WEST WARWICK, R.I.—Guill Tool & Engineering always has been active in the military defense market.
Now its extrusion products are helping stock the Arsenal of Health to combat the invisible threat posed by COVID-19.
Founded in 1962, Guill Tool jumped into action for a medical device customer that needed to produce a certain size tubing in a hurry to produce ventilators for patients struggling to breathe because of the respiratory illness.
One of the customer's plant operators reached out to Guill Sales Manager Thomas Baldock.
"He said, 'We're really going to need you to step up to the plate and help us out.' Then he laid out the situation," Baldock said in a phone interview. "The customer was switching all of his production over to making these hoses. He had our dies throughout his plants and he needed a lot of tooling quickly. We got it done in a big rush."
Guill mobilized a team of six employees to produce tips and dies for an inline die assembly. The tooling can be swapped out to make different size tubing.
"We lined up our resources—people and machine tools," Baldock said. "We said we've got to stop what we're doing, switch over to this and knock it out."
Guill had the metal in its inventory and the team cut it to length, set up the new tooling and ran it, turning, grinding, polishing and heat treating the dies that would be used to extrude PVC tubing.
"The dies are made of stainless steel that's precision machined, tight tolerance and highly polished. That's where our specialty is," Baldock said.
Soon after getting the rush job, Guill was shipping the tooling via special air freight arranged by the customer.
"That normally would have been at least a four-week turnaround, but we got it down to matter of days. It was less than a week," Baldock said.
Guill designs and manufactures custom extrusion tooling for a wide variety of markets, including wire, cable, fiber optics, wood composites, medical and automotive tubes, rubber, industrial pipes, and packaging.
In 1995, the business became the first major extrusion tooling company to receive ISO certification for meeting international standards, according to the Guill website.
Extrusion tooling accounts for roughly half the company's annual sales, which are about $20 million, Baldock said. Federal defense jobs make up the other 50 percent.
The company, started by A. Roger Guillemette, originally supplied parts to the U.S. Navy before expanding into extrusion tooling.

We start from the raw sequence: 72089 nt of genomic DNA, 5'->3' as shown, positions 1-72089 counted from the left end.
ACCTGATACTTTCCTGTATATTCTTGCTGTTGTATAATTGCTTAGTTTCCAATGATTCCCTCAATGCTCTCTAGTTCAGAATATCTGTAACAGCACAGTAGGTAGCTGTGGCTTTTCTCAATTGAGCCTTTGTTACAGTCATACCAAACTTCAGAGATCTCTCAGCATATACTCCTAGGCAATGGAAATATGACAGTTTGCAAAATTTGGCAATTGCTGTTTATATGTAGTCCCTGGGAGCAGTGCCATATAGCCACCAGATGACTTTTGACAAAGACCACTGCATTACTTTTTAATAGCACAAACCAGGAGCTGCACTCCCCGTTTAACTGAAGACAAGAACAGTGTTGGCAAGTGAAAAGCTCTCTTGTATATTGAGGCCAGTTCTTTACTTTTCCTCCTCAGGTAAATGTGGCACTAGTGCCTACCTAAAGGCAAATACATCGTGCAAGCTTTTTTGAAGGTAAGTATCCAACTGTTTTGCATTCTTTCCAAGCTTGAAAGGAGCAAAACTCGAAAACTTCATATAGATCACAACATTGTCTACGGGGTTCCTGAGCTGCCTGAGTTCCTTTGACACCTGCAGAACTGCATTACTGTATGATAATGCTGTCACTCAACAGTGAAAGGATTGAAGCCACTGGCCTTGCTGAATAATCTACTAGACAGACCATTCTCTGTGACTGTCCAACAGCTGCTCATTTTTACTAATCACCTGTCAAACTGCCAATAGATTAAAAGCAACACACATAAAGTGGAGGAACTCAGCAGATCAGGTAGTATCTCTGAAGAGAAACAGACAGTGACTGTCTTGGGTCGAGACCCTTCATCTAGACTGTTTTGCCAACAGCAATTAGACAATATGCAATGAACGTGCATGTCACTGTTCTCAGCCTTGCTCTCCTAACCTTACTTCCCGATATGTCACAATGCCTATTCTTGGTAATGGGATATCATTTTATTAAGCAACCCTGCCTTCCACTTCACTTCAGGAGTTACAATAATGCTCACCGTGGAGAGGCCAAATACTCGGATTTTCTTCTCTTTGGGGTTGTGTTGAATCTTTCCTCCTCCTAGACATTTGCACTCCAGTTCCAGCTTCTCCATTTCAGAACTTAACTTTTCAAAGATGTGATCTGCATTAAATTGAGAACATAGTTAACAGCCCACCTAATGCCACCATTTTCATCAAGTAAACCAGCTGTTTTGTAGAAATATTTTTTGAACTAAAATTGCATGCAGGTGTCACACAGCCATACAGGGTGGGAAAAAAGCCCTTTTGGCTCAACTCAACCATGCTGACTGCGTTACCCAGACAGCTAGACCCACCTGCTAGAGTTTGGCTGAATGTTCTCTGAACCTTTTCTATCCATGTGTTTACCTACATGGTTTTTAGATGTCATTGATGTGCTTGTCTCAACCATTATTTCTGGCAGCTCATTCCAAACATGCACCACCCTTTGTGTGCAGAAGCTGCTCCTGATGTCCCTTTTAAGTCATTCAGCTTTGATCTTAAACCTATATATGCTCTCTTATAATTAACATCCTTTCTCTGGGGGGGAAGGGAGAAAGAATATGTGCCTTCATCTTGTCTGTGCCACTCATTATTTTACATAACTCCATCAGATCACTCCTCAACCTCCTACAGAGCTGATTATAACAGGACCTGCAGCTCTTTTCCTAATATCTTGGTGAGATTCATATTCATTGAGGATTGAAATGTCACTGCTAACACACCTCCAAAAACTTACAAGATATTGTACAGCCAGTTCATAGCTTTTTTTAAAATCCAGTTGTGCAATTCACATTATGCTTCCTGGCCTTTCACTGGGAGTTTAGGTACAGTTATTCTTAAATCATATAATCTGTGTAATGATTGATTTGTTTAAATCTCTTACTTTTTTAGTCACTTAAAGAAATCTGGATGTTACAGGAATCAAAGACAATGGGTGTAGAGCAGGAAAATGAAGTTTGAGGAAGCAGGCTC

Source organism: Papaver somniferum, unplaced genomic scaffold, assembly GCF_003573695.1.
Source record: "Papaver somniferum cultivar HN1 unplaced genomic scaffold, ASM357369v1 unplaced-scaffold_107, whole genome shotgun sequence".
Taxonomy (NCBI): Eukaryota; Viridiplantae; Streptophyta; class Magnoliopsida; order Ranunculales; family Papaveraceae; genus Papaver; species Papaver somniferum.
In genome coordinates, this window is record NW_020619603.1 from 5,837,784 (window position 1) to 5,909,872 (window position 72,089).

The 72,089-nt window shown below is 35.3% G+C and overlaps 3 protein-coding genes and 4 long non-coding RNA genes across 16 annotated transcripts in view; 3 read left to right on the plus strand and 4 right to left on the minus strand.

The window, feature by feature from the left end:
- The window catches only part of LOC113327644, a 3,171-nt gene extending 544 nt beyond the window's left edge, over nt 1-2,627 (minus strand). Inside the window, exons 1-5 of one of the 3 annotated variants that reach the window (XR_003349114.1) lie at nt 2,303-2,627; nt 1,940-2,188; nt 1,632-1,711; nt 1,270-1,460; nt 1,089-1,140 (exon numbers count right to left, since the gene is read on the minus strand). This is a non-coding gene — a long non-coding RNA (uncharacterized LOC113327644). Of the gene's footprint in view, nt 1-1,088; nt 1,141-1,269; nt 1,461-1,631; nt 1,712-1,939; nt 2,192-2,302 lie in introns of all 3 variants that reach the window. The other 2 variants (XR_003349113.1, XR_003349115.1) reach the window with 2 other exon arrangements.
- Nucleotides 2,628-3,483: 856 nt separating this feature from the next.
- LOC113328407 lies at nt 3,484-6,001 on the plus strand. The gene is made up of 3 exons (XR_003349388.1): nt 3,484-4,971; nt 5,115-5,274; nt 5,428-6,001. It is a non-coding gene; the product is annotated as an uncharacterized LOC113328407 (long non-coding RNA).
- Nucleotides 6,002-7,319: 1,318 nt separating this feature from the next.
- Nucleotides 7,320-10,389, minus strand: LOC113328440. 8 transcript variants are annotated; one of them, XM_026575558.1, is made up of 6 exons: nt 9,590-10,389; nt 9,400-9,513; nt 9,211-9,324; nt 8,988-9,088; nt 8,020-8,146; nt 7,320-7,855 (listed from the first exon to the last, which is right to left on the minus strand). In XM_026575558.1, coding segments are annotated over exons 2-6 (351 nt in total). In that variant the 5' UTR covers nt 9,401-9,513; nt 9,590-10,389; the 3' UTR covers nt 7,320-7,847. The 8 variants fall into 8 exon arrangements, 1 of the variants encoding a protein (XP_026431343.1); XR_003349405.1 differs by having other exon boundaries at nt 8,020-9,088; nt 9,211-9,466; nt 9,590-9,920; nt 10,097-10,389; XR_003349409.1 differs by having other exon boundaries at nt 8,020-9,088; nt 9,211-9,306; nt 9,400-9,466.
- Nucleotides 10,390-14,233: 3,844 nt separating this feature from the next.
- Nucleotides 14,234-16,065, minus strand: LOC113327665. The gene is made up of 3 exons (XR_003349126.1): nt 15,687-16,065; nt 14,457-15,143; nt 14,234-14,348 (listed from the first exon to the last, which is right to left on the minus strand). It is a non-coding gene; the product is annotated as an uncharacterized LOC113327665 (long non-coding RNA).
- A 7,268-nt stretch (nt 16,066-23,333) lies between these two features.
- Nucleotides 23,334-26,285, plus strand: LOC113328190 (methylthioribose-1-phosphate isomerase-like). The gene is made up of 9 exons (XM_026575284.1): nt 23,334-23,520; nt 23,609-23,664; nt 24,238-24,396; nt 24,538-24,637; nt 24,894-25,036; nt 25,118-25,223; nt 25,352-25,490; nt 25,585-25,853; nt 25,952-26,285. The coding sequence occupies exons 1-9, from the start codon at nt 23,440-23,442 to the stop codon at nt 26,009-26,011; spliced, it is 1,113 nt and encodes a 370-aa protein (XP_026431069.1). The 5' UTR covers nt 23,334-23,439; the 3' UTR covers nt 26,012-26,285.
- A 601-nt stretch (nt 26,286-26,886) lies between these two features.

Guill's two business units each are essential, and sales are up for both.
"Fortunately, for me and the people that work at Guill Tool, the first quarter for both sides is better than the first quarter of last year," Baldock said. "I know many businesses in the country aren't doing well, but ours is very strong and we're cautiously optimistic."
Guill has 77 employees, and none have been furloughed as the company supplies a lot of medical and U.S. military customers, including manufacturing parts for nuclear submarines, satellites and aerospace projects.
"The defense industry in this country is mammoth," Baldock said. "Any disruption has unbelievable ripple effects so the government wants to make sure everything is business as usual. The government decided we needed to stay open."
About three years ago, Guill opened an in-house laboratory for rheology—the study of the flow of matter—with several machines for testing materials, especially new compounds to be extruded.
"We have engineering software to do flow analysis inside the die," Baldock said. "We relied on an outside lab for many years but it got expensive and caused a time delay."
Guill invested in a hybrid rotational rheometer, a differential scanning calorimeter and a thermal conductivity meter. Lab workers can monitor temperature, velocity and pressure through the die.
"The testing equipment gives information that can more accurately predict the flow of material inside the die and that's been helpful for us and our customers," Baldock said.
The goal is to minimize the time between testing and production.
"Many customers and custom formulators bring their ideas to Guill. We're able to test materials for performance and especially extrudability," Baldock said.